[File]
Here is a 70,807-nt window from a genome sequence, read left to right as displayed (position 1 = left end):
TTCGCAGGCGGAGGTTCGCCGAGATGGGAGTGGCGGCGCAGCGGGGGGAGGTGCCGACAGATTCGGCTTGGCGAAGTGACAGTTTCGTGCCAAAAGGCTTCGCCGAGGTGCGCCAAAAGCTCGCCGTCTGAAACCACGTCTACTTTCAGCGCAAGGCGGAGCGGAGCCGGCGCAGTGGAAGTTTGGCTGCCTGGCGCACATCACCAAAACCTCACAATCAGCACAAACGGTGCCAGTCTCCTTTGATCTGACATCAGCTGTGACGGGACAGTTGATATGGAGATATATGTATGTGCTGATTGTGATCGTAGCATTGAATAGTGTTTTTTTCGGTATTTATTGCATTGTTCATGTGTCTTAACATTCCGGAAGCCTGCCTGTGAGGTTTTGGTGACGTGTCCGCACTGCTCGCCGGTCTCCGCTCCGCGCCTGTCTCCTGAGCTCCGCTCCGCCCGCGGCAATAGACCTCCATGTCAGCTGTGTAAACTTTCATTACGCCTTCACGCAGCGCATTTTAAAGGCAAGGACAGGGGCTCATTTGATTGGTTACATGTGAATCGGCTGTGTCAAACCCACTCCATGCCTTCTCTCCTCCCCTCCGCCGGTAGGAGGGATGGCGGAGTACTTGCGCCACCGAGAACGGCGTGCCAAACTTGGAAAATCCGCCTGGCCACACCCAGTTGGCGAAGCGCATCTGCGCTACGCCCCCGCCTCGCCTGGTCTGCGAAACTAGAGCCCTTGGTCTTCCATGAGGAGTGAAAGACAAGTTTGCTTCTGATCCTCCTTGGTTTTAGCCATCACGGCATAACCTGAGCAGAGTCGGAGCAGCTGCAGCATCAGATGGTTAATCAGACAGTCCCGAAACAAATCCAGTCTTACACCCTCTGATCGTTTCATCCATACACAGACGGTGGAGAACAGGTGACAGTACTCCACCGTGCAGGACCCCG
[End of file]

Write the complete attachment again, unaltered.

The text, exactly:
Here is a 70,807-nt window from a genome sequence, read left to right as displayed (position 1 = left end):
TTCGCAGGCGGAGGTTCGCCGAGATGGGAGTGGCGGCGCAGCGGGGGGAGGTGCCGACAGATTCGGCTTGGCGAAGTGACAGTTTCGTGCCAAAAGGCTTCGCCGAGGTGCGCCAAAAGCTCGCCGTCTGAAACCACGTCTACTTTCAGCGCAAGGCGGAGCGGAGCCGGCGCAGTGGAAGTTTGGCTGCCTGGCGCACATCACCAAAACCTCACAATCAGCACAAACGGTGCCAGTCTCCTTTGATCTGACATCAGCTGTGACGGGACAGTTGATATGGAGATATATGTATGTGCTGATTGTGATCGTAGCATTGAATAGTGTTTTTTTCGGTATTTATTGCATTGTTCATGTGTCTTAACATTCCGGAAGCCTGCCTGTGAGGTTTTGGTGACGTGTCCGCACTGCTCGCCGGTCTCCGCTCCGCGCCTGTCTCCTGAGCTCCGCTCCGCCCGCGGCAATAGACCTCCATGTCAGCTGTGTAAACTTTCATTACGCCTTCACGCAGCGCATTTTAAAGGCAAGGACAGGGGCTCATTTGATTGGTTACATGTGAATCGGCTGTGTCAAACCCACTCCATGCCTTCTCTCCTCCCCTCCGCCGGTAGGAGGGATGGCGGAGTACTTGCGCCACCGAGAACGGCGTGCCAAACTTGGAAAATCCGCCTGGCCACACCCAGTTGGCGAAGCGCATCTGCGCTACGCCCCCGCCTCGCCTGGTCTGCGAAACTAGAGCCCTTGGTCTTCCATGAGGAGTGAAAGACAAGTTTGCTTCTGATCCTCCTTGGTTTTAGCCATCACGGCATAACCTGAGCAGAGTCGGAGCAGCTGCAGCATCAGATGGTTAATCAGACAGTCCCGAAACAAATCCAGTCTTACACCCTCTGATCGTTTCATCCATACACAGACGGTGGAGAACAGGTGACAGTACTCCACCGTGCAGGACCCCG